Last year marked the twentieth anniversary of the death of Bobby Moore. The date was marked with numerous events and presentation across the footballing landscape, especially in the East End. I never saw Bobby play in the flesh, but I have heard enough stories of his playing career from my Dad and brother to know that he was a special player. It is all too often in life that we only really remember the contribution of someone to our lives when they are taken from us.
Bobby Moore epitomised the image of West Ham during the 1960′s and early 1970′s. Few footballers back then lived their life on the front pages of the newspapers like today, and the standard of behaviour (George Best aside) was that of a group of people who saw playing football as a privilege rather than a right. Moore made 544 appearances for the Hammers before he moved onto Fulham. He became the first man at the club to ever lift a trophy, when West Ham won the 1964 FA Cup final, and then just a year later leading the Hammers to a famous European Cup Winners Cup victory at Wembley. Of course, he was also responsible for winning the World Cup twelve months later.
Despite playing a further 150 games in his career he remained a Hammer. Few will know that he actually ended his career playing in Denmark, for Herning Fremand before he ventured into an unsuccessful career in management at Oxford City and Southend United.
Despite his love of football, after his stint as a manager he failed to get another job. He became a summariser on the radio, a job he kept right up until his untimely death in February 1993 at the age of just 51 years old. Football had lost a legend way before his time.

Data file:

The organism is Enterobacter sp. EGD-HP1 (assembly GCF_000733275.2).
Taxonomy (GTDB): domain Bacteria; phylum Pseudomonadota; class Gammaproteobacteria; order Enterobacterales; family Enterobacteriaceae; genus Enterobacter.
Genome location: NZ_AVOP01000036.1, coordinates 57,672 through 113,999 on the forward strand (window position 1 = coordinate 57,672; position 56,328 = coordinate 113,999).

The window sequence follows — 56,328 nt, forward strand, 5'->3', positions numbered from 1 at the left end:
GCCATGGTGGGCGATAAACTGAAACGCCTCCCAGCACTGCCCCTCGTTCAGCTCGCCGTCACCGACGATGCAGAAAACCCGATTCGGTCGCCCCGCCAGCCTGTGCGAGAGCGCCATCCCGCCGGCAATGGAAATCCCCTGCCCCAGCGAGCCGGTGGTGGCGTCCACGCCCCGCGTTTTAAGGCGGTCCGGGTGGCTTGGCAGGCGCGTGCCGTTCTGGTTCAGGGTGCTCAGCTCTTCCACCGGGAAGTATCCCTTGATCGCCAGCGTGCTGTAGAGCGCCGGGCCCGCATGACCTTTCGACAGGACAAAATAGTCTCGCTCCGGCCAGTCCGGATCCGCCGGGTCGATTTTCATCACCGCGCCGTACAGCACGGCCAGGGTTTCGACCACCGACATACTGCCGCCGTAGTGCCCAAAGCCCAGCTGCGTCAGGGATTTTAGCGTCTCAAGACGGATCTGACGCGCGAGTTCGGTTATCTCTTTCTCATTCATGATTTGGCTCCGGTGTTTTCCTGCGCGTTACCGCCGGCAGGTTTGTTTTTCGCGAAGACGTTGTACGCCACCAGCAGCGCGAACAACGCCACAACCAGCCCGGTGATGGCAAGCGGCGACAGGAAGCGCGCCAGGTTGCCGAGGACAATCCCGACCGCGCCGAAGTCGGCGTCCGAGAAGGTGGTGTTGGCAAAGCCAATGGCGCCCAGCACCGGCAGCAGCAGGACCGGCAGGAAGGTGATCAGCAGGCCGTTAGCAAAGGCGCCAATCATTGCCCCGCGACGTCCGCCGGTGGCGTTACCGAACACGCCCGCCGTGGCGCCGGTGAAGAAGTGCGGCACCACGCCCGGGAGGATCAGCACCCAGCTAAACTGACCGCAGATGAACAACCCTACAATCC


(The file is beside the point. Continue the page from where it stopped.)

The outpouring of public grief took many by surprise. The gates of Upton Park became the focal point for tributes and the club marked his passing at their next game against Wolverhampton Wanderers with tributes including retiring the number 6 shirt. With the club in the process of redeveloping Upton Park, immediate calls were made for a lasting memorial of Bobby, and the contribution he had made to the club.
A year after his death on the 7th March 1994, West Ham arranged a very special and unique game to commemorate the opening of the new South Bank, to be named after Moore as a fitting and lasting tribute to the man who personified the club’s good image for such a long period of time. With the Premier League still in its infancy, this game was to mark the first time that a representative Premier League side had ever been assembled (in fact this still remains the only occasion some 19 years later).
Unfortunately, West Ham were not lucky enough to be at the top table when the Premier League launched in 1992, having been relegated in the final year of the old Division One. But in 1993/94 they took their place in the newly created money league. Manager Billy Bonds had sold the fans favourite Julian Dicks to Liverpool early in the season as things didn’t look too rosy to start. Just five goals in their opening twelve games hardly convinced the Upton Park faithful that the Premier League was the place to be.